Hallowed Ground

Hallowed Ground

Can you feel them? All Hallow’s Eve is upon us, and the dead are just beneath our feet.

New Haven is an old city, and there are bodies where we least expect them. In the East Shore section of town, visitors to Fort Wooster Park along Townsend Avenue are easily enraptured by its 31 acres of wooded hillside. Little could they know that the Quinnipiac Tribe’s burial site is located on the backside of the park. The land here was part of the tribe’s reservation deeded by the English settlers, and it included their village, ceremonial site, farmland and burial ground. By 1717, the Quinnipiac population, already in decline, had been so severely decimated that town officials began selling off the land. By the mid-1800s the old graveyard was thoroughly desecrated, with many grave sites dug up and relics taken. It’s cold comfort that roads and dwellings never encroached directly upon it.

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If the idea of walking on a disturbed burial ground in the woods frightens you, you might seek the open air and safety in numbers provided by the New Haven Green. It’s a place for the living, replete with arching elm trees, picturesque churches and crisscrossed walkways inside a tidy iron and stone fence. But it’s also a place for the dead. Over 5,000 bodies were buried under the upper section between 1637 and 1812. Starting in 1797, after a deadly small pox epidemic caused excessive crowding, over 800 headstones were moved to the Grove Street Cemetery.

The Green’s mortuary constitution, depicted in the 1748 map above, eventually became a footnote of history. But “The Dead Shall Be Raised,” as Grove Street’s gateway professes, and 2012’s discovery of three skeletons uprooted by Hurricane Sandy, tangled in the roots of the old Lincoln Oak, raised hair in turn. The same tree fell over after a violent storm in 1962, also pulling three bodies to the surface. In that case, officials quietly reburied the remains and propped the tree back up.

That kind of move wasn’t possible in 1979, when, during construction to expand the doomed Oak Street Connector, excavations along Park Street unearthed two human skulls, which ground the proposed underground highway project to a halt. At the time, it was surmised that these were members of the old Christ’s Church graveyard, which accepted interments from 1834 to 1853. More recent research indicates that they were in fact part of the old Potter’s Field, or poor person’s cemetery.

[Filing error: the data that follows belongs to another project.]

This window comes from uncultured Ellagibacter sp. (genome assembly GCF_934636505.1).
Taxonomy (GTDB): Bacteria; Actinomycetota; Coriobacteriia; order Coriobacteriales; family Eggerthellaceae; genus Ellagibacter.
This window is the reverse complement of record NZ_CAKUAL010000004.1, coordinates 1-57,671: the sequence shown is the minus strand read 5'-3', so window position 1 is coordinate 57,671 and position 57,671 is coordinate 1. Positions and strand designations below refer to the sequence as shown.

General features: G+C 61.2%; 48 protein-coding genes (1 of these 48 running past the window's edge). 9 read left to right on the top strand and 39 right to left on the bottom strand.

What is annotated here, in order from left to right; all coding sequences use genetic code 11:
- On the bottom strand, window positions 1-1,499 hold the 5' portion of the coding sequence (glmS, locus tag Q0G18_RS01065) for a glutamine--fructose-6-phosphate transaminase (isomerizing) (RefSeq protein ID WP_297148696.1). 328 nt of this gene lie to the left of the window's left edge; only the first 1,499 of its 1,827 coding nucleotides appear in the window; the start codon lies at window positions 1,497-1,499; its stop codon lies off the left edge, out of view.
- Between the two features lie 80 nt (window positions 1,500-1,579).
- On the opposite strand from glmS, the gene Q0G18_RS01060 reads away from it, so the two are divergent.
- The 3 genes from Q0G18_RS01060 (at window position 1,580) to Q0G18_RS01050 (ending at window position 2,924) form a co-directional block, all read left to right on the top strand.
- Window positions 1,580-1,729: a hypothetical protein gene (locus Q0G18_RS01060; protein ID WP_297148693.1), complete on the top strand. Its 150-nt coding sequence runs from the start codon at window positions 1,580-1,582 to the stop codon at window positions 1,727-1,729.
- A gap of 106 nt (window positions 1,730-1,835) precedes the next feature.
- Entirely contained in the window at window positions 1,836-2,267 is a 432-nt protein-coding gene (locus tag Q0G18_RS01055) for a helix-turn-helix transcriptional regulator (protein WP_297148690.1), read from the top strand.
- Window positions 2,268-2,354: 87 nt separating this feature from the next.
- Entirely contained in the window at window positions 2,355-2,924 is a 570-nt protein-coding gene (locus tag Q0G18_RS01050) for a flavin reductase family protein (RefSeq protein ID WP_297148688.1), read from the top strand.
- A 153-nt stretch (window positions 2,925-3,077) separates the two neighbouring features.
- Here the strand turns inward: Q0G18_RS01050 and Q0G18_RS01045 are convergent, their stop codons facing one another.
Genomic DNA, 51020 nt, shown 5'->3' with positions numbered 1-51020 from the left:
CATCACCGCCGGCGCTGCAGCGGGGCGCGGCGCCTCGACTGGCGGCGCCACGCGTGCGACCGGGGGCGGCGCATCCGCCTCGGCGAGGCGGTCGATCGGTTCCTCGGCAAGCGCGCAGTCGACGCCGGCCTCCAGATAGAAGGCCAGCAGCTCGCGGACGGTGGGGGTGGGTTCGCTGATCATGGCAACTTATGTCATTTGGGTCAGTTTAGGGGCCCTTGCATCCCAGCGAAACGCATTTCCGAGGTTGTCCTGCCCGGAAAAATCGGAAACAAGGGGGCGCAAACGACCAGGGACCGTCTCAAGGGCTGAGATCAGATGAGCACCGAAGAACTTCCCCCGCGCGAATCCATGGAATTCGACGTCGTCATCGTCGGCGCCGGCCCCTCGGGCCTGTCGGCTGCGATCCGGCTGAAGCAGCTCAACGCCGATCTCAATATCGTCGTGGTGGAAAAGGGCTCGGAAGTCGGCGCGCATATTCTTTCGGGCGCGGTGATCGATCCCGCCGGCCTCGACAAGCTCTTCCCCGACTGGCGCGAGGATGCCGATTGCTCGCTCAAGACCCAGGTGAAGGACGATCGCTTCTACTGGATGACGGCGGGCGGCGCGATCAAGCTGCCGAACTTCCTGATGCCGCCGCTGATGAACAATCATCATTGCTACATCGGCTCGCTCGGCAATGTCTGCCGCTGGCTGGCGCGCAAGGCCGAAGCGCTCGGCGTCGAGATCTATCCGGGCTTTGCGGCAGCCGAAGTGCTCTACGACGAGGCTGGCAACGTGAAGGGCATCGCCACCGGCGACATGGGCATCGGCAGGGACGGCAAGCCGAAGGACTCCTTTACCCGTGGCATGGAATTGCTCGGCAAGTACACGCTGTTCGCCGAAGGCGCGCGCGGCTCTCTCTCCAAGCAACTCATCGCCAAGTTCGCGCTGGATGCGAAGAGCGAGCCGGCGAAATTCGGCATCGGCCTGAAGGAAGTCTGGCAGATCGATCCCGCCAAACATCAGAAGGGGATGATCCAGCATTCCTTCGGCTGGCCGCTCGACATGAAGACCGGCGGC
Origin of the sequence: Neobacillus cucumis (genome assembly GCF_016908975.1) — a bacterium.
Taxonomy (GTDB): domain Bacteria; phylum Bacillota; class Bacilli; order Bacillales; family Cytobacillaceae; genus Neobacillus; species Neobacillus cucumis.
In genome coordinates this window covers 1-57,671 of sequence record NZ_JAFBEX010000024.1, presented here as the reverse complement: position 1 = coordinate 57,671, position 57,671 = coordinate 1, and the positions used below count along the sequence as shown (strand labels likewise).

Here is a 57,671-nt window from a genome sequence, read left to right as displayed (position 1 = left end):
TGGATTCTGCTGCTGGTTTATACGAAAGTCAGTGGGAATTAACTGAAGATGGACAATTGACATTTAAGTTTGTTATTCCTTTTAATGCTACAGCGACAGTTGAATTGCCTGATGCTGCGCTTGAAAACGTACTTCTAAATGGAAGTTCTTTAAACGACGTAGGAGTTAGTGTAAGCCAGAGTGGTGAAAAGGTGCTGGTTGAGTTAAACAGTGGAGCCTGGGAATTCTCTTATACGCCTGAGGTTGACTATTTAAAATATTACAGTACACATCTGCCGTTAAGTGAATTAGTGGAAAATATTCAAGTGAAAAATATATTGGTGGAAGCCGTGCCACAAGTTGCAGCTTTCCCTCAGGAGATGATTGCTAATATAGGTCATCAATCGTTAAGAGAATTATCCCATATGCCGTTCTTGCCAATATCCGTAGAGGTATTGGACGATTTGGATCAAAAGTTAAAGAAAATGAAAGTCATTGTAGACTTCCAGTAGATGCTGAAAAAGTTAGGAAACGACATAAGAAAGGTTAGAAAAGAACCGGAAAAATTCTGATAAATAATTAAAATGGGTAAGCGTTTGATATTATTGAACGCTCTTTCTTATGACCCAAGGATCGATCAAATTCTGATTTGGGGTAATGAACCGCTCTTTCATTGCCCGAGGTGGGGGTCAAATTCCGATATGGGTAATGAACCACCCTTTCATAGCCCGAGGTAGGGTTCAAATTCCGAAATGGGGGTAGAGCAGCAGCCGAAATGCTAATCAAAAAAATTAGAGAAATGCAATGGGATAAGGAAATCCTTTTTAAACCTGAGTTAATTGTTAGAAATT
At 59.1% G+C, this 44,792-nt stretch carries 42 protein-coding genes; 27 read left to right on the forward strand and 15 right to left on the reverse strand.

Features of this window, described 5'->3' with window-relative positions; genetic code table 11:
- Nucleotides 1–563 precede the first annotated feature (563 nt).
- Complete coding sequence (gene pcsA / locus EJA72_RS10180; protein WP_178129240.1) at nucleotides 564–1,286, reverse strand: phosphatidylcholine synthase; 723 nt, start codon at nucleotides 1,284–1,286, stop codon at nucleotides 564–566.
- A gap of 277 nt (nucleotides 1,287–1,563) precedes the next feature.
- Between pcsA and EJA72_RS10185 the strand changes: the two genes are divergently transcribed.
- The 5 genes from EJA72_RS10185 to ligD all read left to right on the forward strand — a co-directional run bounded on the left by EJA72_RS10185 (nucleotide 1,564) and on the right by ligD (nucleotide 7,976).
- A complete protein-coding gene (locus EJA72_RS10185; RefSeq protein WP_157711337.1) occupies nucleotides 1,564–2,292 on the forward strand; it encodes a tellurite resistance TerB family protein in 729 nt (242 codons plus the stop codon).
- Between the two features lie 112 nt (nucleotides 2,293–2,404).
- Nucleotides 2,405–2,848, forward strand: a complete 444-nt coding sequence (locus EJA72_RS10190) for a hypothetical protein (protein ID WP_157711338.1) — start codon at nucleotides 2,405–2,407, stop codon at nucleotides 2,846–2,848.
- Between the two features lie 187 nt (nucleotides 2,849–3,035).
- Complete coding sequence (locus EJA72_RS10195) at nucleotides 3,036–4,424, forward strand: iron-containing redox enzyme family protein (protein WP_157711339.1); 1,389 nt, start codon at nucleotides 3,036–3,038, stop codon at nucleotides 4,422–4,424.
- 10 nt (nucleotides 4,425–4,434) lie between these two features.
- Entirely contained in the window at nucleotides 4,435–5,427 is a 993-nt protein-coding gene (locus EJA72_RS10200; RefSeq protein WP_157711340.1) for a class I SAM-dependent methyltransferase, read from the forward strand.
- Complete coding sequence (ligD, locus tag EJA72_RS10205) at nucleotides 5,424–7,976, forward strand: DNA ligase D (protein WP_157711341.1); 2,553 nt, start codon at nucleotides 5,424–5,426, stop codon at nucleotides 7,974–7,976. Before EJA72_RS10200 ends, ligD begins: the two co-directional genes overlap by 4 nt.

From 1979, it would be another 32 years before those early parishioners of Christ’s Church, the first Catholic church in New Haven (not to be confused with Christ Church at 84 Broadway), were found. In 2011, a project to expand Yale New-Haven Hospital’s emergency room at the corner of Davenport Avenue and York Street opened up a hole in the earth, leading to the discovery of four well-preserved skeletons under a large slab of concrete. This, it turns out, was the site of the Christ’s Church burial ground. The grave markers were long gone, moved in 1898 to St. Bernard’s Cemetery on Columbus Avenue, where records of both the old graveyard and the headstones later went missing. Still, at the emergency room site, the remains of 608 people remain below.

Who or what else lies hidden beneath New Haven? Even time herself won’t necessarily tell.

Written by Colin Caplan. Image, of the New Haven Green (replete with a now-invisible graveyard) circa 1748, provided courtesy of Colin Caplan. This revised and updated story was originally published on October 31, 2013.

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